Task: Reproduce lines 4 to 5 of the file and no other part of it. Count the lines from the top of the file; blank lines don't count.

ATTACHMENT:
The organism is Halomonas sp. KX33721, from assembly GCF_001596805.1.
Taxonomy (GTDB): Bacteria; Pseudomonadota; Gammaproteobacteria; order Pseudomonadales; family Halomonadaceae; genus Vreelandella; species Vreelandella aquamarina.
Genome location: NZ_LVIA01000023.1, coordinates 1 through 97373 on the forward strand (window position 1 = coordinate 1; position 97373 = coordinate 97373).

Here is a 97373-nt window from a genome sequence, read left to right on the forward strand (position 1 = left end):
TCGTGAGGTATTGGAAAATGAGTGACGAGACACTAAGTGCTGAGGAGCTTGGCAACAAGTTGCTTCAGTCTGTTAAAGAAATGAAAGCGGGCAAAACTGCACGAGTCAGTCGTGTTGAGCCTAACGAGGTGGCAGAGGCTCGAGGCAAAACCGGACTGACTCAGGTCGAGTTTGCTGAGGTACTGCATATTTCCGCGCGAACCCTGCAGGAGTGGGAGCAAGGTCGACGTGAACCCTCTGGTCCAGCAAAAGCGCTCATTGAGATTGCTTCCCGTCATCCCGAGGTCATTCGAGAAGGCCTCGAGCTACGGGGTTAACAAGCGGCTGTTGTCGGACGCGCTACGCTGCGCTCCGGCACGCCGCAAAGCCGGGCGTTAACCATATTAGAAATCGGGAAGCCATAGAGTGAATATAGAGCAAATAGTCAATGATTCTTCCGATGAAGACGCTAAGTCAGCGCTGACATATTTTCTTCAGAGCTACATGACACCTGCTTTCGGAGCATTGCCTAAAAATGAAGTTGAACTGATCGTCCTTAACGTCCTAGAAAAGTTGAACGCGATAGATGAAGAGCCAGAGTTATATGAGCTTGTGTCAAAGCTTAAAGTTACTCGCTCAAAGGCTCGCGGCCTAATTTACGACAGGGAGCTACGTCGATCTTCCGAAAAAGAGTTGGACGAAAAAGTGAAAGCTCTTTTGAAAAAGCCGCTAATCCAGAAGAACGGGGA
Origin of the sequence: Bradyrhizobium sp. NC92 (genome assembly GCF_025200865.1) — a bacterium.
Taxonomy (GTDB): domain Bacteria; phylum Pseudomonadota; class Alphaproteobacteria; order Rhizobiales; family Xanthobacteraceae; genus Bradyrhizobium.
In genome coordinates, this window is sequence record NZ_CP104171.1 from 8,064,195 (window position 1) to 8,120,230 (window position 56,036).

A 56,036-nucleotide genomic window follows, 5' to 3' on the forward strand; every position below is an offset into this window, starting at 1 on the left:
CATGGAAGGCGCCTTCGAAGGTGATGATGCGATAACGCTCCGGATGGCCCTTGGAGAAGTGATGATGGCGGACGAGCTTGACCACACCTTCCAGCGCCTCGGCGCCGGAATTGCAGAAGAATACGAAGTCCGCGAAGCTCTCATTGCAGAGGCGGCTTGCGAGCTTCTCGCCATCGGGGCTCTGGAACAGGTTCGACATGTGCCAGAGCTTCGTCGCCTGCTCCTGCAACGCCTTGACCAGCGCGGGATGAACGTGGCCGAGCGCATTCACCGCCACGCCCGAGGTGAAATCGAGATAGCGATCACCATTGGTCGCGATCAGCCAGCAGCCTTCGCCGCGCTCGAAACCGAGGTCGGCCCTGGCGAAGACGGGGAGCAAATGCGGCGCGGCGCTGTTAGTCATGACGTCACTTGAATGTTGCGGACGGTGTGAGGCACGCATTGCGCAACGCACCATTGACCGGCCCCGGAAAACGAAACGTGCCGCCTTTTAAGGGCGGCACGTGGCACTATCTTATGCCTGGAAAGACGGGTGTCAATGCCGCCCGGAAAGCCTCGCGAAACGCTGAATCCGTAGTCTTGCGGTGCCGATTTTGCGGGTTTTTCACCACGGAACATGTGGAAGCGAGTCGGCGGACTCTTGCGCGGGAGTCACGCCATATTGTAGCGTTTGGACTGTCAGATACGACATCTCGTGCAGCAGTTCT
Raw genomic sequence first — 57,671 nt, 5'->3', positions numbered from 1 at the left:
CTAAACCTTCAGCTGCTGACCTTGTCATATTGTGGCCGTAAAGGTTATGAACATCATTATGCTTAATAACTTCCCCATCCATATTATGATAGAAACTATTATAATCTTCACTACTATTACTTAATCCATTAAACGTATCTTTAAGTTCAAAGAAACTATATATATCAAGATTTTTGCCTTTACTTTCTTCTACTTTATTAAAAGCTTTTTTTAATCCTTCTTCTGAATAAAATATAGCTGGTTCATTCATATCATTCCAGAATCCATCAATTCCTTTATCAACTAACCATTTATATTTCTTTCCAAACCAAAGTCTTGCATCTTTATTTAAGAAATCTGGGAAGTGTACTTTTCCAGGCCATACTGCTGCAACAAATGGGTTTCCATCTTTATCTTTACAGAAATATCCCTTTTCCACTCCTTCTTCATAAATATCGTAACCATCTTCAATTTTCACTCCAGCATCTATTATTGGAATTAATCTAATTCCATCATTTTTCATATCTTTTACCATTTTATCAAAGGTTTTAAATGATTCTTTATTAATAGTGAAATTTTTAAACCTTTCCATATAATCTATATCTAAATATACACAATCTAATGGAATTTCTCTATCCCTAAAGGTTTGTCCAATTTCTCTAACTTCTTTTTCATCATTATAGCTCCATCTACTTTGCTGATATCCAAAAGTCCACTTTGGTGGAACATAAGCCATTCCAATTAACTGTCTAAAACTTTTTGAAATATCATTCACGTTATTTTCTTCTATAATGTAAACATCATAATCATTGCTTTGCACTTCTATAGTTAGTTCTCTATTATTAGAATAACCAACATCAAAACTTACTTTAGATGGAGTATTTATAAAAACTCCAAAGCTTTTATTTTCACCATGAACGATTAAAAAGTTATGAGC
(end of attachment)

Here is a 97373-nt window from a genome sequence, read left to right on the forward strand (position 1 = left end):
TCGTGAGGTATTGGAAAATGAGTGACGAGACACTAAGTGCTGAGGAGCTTGGCAACAAGTTGCTTCAGTCTGTTAAAGAAATGAAAGCGGGCAAAACTGCACGAGTCAGTCGTGTTGAGCCTAACGAGGTGGCAGAGGCTCGAGGCAAAACCGGACTGACTCAGGTCGAGTTTGCTGAGGTACTGCATATTTCCGCGCGAACCCTGCAGGAGTGGGAGCAAGGTCGACGTGAACCCTCTGGTCCAGCAAAAGCGCTCATTGAGATTGCTTCCCGTCATCCCGAGGTCATTCGAGAAGGCCTCGAGCTACGGGGTTAACAAGCGGCTGTTGTCGGACGCGCTACGCTGCGCTCCGGCACGCCGCAAAGCCGGGCGTTAACCATATTAGAAATCGGGAAGCCATAGAGTGAATATAGAGCAAATAGTCAATGATTCTTCCGATGAAGACGCTAAGTCAGCGCTGACATATTTTCTTCAGAGCTACATGACACCTGCTTTCGGAGCATTGCCTAAAAATGAAGTTGAACTGATCGTCCTTAACGTCCTAGAAAAGTTGAACGCGATAGATGAAGAGCCAGAGTTATATGAGCTTGTGTCAAAGCTTAAAGTTACTCGCTCAAAGGCTCGCGGCCTAATTTACGACAGGGAGCTACGTCGATCTTCCGAAAAAGAGTTGGACGAAAAAGTGAAAGCTCTTTTGAAAAAGCCGCTAATCCAGAAGAACGGGGA